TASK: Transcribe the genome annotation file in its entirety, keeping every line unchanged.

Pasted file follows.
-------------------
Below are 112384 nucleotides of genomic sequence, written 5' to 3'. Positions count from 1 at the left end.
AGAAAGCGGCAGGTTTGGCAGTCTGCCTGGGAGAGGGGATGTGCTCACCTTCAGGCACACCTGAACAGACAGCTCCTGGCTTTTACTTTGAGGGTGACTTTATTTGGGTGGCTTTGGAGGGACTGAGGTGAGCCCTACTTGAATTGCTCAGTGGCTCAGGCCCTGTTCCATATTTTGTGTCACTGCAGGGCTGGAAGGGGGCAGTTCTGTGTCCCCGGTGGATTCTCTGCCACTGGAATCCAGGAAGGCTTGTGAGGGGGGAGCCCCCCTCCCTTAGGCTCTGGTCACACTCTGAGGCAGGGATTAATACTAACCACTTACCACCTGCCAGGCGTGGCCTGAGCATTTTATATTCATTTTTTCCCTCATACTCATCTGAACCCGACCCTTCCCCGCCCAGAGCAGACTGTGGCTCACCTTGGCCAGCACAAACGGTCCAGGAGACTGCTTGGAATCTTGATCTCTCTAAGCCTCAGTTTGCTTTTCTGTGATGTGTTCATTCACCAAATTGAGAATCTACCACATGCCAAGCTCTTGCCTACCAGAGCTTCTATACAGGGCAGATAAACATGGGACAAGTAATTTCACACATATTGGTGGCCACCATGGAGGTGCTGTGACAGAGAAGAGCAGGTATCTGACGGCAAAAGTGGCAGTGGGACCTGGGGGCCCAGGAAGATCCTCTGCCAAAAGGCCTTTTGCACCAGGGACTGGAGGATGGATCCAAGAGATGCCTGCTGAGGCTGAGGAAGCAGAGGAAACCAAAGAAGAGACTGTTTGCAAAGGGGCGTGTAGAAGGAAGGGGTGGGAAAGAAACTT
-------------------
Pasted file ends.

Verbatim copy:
Below are 112384 nucleotides of genomic sequence, written 5' to 3'. Positions count from 1 at the left end.
AGAAAGCGGCAGGTTTGGCAGTCTGCCTGGGAGAGGGGATGTGCTCACCTTCAGGCACACCTGAACAGACAGCTCCTGGCTTTTACTTTGAGGGTGACTTTATTTGGGTGGCTTTGGAGGGACTGAGGTGAGCCCTACTTGAATTGCTCAGTGGCTCAGGCCCTGTTCCATATTTTGTGTCACTGCAGGGCTGGAAGGGGGCAGTTCTGTGTCCCCGGTGGATTCTCTGCCACTGGAATCCAGGAAGGCTTGTGAGGGGGGAGCCCCCCTCCCTTAGGCTCTGGTCACACTCTGAGGCAGGGATTAATACTAACCACTTACCACCTGCCAGGCGTGGCCTGAGCATTTTATATTCATTTTTTCCCTCATACTCATCTGAACCCGACCCTTCCCCGCCCAGAGCAGACTGTGGCTCACCTTGGCCAGCACAAACGGTCCAGGAGACTGCTTGGAATCTTGATCTCTCTAAGCCTCAGTTTGCTTTTCTGTGATGTGTTCATTCACCAAATTGAGAATCTACCACATGCCAAGCTCTTGCCTACCAGAGCTTCTATACAGGGCAGATAAACATGGGACAAGTAATTTCACACATATTGGTGGCCACCATGGAGGTGCTGTGACAGAGAAGAGCAGGTATCTGACGGCAAAAGTGGCAGTGGGACCTGGGGGCCCAGGAAGATCCTCTGCCAAAAGGCCTTTTGCACCAGGGACTGGAGGATGGATCCAAGAGATGCCTGCTGAGGCTGAGGAAGCAGAGGAAACCAAAGAAGAGACTGTTTGCAAAGGGGCGTGTAGAAGGAAGGGGTGGGAAAGAAACTT